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  • November 28, 2014 8:00 amNationally Touring Headline Comedians @ Helium
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  • November 28, 2014 8:00 pmThe N Crowd
  • November 28, 2014 8:00 pmCrazy Cow Comedy
  • November 28, 2014 8:30 pmFigment Theater: Sessions @ Studio C
  • November 28, 2014 9:30 pmFigment Theater: Sessions @ Studio C
  • November 29, 2014Nationally Touring Headline Comedians @ Heliun
  • November 29, 2014Nationally Touring Headline Comedians @ Helium
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  • November 29, 2014 8:00 pmCrazy Cow Comedy
  • November 29, 2014 9:30 pmThe Comedy Works
  • November 29, 2014 10:00 pmComedy Sportz Philadelphia
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  • December 3, 2014 8:00 pmComedy Masters
  • December 4, 2014 8:30 pmFigment Theater: Sessions @ Studio C
  • December 4, 2014 9:00 pmThe Comedy Attic
  • December 5, 2014 8:00 amNationally Touring Headline Comedians @ Helium
  • December 5, 2014 7:00 pmThe Comedy Works
  • December 5, 2014 8:00 pmThe N Crowd
  • December 5, 2014 8:00 pmCrazy Cow Comedy
  • December 5, 2014 8:30 pmFigment Theater: Sessions @ Studio C
AEC v1.0.4

Interview with Mary Radzinski, host of “Broad Comedy”

Friday night will be a celebration of women in comedy in Philadelphia. Broad Comedy is the City Spotlight‘s showcase of stand-up, sketch, improv and storytelling from some of Philly’s funniest females. We caught up with Mary Radzinski to ask her about the show, her comedy, and attitudes about women in comedy.

First off, Women doing Comedy, what is up with that? I know.  It’s like, I’m hungry.  Quit horsing around and make me a sandwich.

Obviously, my first question is a joke…what are your feelings about those kinds of attitudes that look at “female comedy” as a thing unto itself. I think it’s a limited view by limited people, but I sort of understand it.  Comedy, like many things, has been male dominated.  It’s a numbers game. As more and more women are becoming comedians, bringing hilarity to audiences of both men and women, hopefully “female comedian” will eventually become “comedian”.

Do you plan on introducing every act with a wink and a “this next performer’s a lady” line or any special variation on that time honored tradition – or would answering that be giving too much away. I’m actually not hosting the show, so it won’t really be up to me, but I assume there will be some poking fun at that.  The introductions of female comics is of great amusement to me.  I was introduced once as, “having a vagina”.  As this is factually correct, I couldn’t argue with the host, however, I would have been more impressed if he had used “labia minora”.  It’s annoying to me that this is how some comics get laughs and perpetuate a stereotype.  Be smarter.  Aim higher.  Talk about our tits.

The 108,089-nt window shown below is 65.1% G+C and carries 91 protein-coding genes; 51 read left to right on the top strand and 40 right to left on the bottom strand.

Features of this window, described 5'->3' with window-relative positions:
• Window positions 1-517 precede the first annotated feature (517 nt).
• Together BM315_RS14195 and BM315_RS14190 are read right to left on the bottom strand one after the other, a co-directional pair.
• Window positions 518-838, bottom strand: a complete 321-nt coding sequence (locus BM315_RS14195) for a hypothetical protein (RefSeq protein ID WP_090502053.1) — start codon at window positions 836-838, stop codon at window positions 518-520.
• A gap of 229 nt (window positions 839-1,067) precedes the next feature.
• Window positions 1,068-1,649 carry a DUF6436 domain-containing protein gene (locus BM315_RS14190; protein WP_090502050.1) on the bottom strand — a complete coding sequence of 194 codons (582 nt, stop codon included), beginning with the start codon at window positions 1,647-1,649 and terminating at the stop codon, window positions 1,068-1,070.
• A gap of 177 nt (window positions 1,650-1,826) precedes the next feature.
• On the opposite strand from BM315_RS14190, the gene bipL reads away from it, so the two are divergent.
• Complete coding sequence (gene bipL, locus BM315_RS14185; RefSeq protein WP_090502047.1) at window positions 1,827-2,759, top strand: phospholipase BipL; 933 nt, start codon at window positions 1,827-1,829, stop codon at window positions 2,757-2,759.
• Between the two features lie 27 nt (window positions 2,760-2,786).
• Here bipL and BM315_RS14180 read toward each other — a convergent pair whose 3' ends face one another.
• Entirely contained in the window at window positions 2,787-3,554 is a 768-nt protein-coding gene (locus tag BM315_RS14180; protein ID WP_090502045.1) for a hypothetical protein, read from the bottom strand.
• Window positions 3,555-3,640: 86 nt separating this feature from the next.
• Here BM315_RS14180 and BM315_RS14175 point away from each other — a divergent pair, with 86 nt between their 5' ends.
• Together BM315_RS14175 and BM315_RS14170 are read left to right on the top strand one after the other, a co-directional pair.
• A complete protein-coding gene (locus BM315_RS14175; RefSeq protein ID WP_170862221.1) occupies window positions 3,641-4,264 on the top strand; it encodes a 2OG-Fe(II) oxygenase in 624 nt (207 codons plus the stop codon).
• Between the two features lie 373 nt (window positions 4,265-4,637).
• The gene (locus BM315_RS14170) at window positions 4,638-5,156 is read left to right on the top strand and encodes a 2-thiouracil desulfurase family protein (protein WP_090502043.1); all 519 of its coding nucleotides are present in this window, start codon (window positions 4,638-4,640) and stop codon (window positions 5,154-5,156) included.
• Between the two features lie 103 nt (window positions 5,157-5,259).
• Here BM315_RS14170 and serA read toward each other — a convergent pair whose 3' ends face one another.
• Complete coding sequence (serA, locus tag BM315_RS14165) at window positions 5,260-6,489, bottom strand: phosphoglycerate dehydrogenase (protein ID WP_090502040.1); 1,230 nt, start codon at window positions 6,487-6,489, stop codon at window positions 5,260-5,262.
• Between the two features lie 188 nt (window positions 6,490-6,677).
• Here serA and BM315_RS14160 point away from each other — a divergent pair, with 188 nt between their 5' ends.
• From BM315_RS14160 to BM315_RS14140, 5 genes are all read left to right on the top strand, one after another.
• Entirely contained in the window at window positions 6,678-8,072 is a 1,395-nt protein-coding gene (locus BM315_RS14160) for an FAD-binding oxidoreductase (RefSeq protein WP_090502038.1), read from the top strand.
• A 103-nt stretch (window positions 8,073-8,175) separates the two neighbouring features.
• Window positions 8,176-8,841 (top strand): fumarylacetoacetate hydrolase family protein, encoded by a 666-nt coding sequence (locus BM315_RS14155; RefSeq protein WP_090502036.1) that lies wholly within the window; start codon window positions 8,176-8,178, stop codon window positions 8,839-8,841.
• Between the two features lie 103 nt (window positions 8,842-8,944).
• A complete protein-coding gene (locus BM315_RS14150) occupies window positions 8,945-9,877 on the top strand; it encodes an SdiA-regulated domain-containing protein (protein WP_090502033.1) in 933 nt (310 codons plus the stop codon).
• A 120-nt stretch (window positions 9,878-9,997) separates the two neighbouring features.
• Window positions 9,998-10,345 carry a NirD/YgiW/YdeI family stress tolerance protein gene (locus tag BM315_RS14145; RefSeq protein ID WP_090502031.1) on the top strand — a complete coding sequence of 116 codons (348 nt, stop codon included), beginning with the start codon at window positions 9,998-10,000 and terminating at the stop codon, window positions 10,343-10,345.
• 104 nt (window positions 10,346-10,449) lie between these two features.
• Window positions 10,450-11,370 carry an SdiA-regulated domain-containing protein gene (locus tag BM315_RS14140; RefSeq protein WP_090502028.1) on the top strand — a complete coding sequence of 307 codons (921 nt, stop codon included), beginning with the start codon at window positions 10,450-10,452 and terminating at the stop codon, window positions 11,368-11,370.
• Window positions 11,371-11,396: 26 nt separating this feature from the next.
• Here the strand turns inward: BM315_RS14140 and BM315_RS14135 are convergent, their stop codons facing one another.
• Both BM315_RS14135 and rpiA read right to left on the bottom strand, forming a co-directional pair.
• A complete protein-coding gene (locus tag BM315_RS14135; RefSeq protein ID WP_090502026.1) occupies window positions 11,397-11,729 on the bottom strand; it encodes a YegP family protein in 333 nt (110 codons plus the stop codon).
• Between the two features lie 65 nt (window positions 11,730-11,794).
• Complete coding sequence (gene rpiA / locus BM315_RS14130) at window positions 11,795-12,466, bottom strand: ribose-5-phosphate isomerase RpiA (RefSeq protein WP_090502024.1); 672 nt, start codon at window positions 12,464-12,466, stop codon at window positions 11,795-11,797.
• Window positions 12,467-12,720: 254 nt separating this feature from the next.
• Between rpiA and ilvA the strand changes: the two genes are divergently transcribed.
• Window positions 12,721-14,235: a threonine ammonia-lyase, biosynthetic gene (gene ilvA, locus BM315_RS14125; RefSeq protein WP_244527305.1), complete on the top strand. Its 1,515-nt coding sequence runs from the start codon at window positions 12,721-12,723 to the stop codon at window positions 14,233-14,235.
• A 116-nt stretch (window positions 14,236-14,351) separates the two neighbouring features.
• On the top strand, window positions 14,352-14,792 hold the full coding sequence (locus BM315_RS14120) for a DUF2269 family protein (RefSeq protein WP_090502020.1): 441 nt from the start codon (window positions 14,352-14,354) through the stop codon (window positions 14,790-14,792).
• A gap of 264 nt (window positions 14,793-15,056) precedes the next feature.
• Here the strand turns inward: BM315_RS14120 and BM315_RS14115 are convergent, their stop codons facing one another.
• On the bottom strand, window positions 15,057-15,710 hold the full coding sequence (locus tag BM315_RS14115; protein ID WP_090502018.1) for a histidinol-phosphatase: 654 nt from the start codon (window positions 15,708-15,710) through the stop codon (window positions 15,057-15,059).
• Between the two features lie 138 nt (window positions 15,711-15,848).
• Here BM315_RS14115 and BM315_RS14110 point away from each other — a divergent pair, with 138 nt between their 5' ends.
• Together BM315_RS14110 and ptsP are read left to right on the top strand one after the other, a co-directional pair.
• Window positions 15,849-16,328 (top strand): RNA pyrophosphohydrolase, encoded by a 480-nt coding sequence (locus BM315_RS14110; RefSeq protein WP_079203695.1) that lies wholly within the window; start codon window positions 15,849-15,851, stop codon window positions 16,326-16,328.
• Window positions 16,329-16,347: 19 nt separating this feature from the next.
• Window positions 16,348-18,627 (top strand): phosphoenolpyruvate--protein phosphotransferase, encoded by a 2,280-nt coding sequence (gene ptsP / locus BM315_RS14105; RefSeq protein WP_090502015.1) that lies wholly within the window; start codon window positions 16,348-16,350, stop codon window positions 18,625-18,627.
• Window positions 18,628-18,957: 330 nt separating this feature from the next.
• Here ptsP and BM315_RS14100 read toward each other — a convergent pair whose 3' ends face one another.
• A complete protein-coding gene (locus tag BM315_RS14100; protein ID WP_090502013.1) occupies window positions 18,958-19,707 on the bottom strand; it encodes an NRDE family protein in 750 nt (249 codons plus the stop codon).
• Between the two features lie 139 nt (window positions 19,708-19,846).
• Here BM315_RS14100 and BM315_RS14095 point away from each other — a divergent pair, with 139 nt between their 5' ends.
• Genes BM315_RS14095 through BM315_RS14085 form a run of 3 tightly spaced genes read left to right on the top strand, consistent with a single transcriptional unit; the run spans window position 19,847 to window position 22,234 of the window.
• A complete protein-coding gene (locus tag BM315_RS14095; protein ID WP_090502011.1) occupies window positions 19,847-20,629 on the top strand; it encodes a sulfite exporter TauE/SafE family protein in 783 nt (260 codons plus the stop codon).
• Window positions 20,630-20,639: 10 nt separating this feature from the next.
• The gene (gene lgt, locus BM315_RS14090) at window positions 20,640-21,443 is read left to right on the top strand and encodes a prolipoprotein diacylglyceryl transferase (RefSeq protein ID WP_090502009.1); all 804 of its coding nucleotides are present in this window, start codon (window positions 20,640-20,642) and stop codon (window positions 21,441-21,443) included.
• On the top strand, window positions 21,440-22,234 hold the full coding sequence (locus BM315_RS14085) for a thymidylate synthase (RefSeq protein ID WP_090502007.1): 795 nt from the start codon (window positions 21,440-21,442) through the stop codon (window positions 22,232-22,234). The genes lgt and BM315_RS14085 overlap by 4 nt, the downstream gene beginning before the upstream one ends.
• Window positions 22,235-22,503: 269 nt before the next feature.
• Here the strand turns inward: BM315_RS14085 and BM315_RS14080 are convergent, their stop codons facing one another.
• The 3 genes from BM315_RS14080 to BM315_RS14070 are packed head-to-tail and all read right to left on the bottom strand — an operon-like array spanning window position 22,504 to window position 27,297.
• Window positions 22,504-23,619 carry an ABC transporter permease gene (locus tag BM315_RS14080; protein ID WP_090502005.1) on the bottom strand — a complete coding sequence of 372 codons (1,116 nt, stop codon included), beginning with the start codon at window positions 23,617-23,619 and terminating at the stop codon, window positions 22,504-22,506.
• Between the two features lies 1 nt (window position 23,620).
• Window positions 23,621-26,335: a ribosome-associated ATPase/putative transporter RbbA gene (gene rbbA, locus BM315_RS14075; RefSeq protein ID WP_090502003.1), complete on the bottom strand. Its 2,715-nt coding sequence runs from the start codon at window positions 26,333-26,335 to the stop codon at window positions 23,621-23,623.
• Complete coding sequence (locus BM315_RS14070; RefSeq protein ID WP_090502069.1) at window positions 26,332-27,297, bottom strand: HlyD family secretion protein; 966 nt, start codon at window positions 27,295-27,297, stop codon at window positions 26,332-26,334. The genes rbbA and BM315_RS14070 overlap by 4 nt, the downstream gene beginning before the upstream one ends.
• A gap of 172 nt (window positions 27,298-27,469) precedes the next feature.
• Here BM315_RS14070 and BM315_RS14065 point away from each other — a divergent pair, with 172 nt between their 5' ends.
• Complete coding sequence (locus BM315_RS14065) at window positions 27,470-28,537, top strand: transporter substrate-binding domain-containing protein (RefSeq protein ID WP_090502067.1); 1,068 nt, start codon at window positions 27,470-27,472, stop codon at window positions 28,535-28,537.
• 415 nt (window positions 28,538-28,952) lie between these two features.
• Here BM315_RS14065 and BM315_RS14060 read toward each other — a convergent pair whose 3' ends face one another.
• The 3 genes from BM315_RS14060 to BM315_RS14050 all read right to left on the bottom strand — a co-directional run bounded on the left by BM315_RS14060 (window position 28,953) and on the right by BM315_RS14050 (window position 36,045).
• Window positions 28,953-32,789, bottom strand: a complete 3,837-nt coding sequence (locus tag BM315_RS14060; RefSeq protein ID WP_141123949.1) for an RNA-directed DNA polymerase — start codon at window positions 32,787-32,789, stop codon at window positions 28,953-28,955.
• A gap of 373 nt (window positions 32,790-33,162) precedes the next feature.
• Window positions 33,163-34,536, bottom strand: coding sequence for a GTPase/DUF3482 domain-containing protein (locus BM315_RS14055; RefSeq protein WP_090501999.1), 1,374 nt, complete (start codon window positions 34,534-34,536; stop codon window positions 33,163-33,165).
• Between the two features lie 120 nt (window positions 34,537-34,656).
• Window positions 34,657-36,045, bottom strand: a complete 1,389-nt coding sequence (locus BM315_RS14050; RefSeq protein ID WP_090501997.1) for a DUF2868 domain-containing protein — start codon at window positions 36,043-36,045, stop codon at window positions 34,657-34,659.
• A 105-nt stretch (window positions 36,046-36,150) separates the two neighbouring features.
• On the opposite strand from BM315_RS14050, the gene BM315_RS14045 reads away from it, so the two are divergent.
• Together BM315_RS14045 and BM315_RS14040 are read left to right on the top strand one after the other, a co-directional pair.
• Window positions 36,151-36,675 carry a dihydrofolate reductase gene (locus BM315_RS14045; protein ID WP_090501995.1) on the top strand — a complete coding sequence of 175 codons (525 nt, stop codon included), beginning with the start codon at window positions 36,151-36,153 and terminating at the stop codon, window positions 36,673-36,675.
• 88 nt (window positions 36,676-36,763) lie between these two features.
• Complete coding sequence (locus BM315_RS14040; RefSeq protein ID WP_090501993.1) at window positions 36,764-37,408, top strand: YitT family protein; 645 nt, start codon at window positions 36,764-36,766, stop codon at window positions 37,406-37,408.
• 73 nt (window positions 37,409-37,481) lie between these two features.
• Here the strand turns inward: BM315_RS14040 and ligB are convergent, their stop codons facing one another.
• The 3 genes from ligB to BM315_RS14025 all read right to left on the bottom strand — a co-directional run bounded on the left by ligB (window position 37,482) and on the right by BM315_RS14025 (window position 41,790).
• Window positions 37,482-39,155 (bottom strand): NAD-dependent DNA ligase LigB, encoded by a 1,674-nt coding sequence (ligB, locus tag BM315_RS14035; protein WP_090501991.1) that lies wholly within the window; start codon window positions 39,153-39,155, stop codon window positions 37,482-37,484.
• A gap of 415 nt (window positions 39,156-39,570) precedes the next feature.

How do you feel about articles like this one from Fox News that say things like this – “For women, frump isn’t funny any longer. The new female comedian has to be the sexual aggressor, sexually provocative, dominant and successful…” and “Rosie O’Donnell and Janeane Garofalo will be relegated to playing the female versions of Chris Farley. Hollywood doesn’t want a woman that is not sexually enticing like Rosie; it wants the sexual alpha female…” Whatevs.  Frump will always be funny.  Frump is typically what nurtures the development of funny.  Hollywood will always have it’s eye on sexy; sex sells. Writing funny scripts for pretty actors will never get old.  I recently saw Jennifer Anniston on Inside the Actor’s Studio.  During the interview she had the personality of an elderly chimp.  Referencing Anna Faris as a  face of female comedy is a jab at the more than likely frumpy person who wrote her most recent comedic script.  There are no absolutes.  Would it help your career to be beautiful, sexy, and hilarious?  Of course.  Necessary?  Nah.

Where does your personal style as a comedian come from? I really try to be myself on stage.  I’m not a very high energy person offstage, and this translates. I’m not entirely deadpan in my everyday life either, so I’ve been working on that as well.  This has, and continues to be, my biggest challenge.

Your show is going to be a mix of styles of comedy, it’s going to have some stand-up, improv, sketch, and storytelling – traditionally these have been kept apart – do you see a growing trend in bringing them all together on one bill? I’m not sure I see a growing trend in doing this, but we wanted to represent different areas of Philly’s comedy scene. We were given the title, “Broad Comedy” as part of Sketchfest, so we thought we’d incorporate a “broad spectrum” idea into it to, through different types of comedy.  I do think the variety jazzes it up for the audience.

Has running your own weekly open mic and booking shows given you any new insights or perspectives on comedy? Do you have any words of advice for someone looking to start their own show? It has definitely been insightful regarding the amount of work that goes into even an open mic.  It’s not easy to please everyone but it’s a goal to keep trying.  Words of advice: Get on stage every week and do time.  Host to a room of a hundred (even if there are 5 people and they are all comics).  Have fun and act like it.

You’re somewhat of a Twitter aficionado – do your best job of summing up and promoting Broad Comedy in 140 characters or less. Broad Comedy.Friday,October 21st. Shakespeare Theater. 8pm.Broads doing comedy. Broadly. Like their broad mothers taught them. Come watch.

Broad Comedy is part of the first annual City Spotlight at the Philadelphia Shakespeare Theater (2111 Sansom St.) Friday night at 8:00PM. Tickets can be purchased online.

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